All record types in the Raiser’s Edge can have attributes associated with them. Atrributes are customizable by database and are originally set-up in Configuration. I get a lot of questions about (and perform a lot of clean-up of!)
- What are they?
Should we use them?
Do we need them?
Why would we use them?
How could we use them?
What do they do?
What do they mean?
Do we have to?
Attributes are one of the most potentially powerful customization features in the Raiser’s Edge. That having been said, they are also one of the most abused and overlooked. In my 10+ years of experience, I’ve seen both feast and famine! I’ve seen databases so flooded with them as to render them useless; I’ve also seen them so overlooked as to render the database dehydrated. In general, attributes are designed to do one of two things, if not both.
- To give organizations a place to store information that doesn’t already have a home in the system
- To track information that an organization often likes to group on for mailings or reports
In the first case, would it make sense to have a built-in field in the Raiser’s Edge called “Favorite Girl Scout Cookie” with a drop down table listing all the flavors of Girl Scout cookies? Of course not! Would a zoo care about that information? Maybe, but not likely. To my Girl Scout Councils, however, that is very meaningful information, so they track that as a Constituent Attribute with a customized table of choices.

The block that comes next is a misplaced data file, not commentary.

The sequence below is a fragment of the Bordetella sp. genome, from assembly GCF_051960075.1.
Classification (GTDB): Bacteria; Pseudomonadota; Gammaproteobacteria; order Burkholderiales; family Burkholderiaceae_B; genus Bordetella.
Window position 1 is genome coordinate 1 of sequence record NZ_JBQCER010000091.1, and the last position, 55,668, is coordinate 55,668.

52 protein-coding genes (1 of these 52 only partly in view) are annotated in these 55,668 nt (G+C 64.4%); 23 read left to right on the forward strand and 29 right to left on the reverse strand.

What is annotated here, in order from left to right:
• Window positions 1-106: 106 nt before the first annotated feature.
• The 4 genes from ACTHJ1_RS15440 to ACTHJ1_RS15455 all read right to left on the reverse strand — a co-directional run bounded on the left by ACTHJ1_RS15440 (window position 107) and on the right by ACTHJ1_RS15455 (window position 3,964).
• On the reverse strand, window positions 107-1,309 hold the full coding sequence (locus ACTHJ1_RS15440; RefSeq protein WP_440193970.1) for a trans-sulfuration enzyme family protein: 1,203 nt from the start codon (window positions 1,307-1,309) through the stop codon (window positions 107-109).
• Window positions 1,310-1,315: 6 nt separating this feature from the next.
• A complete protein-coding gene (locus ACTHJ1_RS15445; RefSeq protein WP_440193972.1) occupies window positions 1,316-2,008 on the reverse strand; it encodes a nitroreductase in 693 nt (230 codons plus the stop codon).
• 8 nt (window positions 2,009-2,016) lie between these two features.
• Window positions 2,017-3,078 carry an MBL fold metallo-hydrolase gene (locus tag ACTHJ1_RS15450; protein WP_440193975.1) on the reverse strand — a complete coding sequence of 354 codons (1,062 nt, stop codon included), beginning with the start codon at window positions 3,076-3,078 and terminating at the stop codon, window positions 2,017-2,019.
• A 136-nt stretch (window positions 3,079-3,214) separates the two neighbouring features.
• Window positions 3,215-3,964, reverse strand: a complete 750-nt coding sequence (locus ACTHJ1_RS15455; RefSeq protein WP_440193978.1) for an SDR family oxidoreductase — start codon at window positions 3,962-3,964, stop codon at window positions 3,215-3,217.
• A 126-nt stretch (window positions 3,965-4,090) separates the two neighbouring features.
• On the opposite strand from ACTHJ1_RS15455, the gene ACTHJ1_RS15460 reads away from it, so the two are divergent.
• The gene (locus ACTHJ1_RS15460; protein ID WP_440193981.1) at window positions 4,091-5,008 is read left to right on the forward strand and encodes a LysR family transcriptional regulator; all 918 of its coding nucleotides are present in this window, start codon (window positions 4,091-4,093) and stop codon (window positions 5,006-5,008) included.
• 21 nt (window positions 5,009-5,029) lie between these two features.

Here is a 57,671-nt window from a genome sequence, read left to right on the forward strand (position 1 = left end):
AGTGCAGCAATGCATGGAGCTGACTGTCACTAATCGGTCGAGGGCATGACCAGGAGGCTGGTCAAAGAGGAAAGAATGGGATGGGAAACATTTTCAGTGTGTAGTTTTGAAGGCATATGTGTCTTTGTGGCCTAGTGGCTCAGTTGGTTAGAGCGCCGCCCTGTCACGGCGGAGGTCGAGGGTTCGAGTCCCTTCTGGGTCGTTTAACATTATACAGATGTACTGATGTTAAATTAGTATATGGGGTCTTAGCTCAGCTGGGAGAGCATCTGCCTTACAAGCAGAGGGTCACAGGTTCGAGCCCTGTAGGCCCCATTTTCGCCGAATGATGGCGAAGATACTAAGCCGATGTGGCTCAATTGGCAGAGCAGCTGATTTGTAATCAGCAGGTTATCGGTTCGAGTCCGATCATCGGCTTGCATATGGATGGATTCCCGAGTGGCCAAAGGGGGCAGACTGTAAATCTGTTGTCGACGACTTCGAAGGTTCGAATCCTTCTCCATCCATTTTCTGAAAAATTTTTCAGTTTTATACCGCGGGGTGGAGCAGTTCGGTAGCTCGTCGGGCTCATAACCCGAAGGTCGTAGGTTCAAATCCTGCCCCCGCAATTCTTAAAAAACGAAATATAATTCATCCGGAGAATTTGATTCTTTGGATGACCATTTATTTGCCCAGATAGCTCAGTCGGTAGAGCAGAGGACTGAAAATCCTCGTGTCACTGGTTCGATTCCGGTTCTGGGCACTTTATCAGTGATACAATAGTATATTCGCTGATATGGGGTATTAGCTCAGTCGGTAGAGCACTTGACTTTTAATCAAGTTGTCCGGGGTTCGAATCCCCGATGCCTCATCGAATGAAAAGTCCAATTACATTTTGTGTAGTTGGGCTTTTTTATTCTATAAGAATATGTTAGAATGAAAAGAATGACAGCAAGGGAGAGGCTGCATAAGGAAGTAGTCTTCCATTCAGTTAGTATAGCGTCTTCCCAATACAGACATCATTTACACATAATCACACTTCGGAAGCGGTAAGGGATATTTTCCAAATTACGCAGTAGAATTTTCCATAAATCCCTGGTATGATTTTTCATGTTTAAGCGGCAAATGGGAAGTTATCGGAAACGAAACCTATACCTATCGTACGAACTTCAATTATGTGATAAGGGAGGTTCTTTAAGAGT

In the second scenario, wouldn’t it be nice to be able to quickly send an email to all of Finance Committee members announcing a location change for their next meeting? If you are tracking Committee Assignments as an attribute, it’s easy as pie. All of the report parameters and mail parameter sets in the Raiser’s Edge have the option to include (or exclude) records in that report or mailing based on Attributes. They are also easily queried on for use elsewhere.
These are just two, very basic examples of how Attributes can be used to harness the awesome power of the Raiser’s Edge and help you work more efficiently. I can think of 100’s more; can you?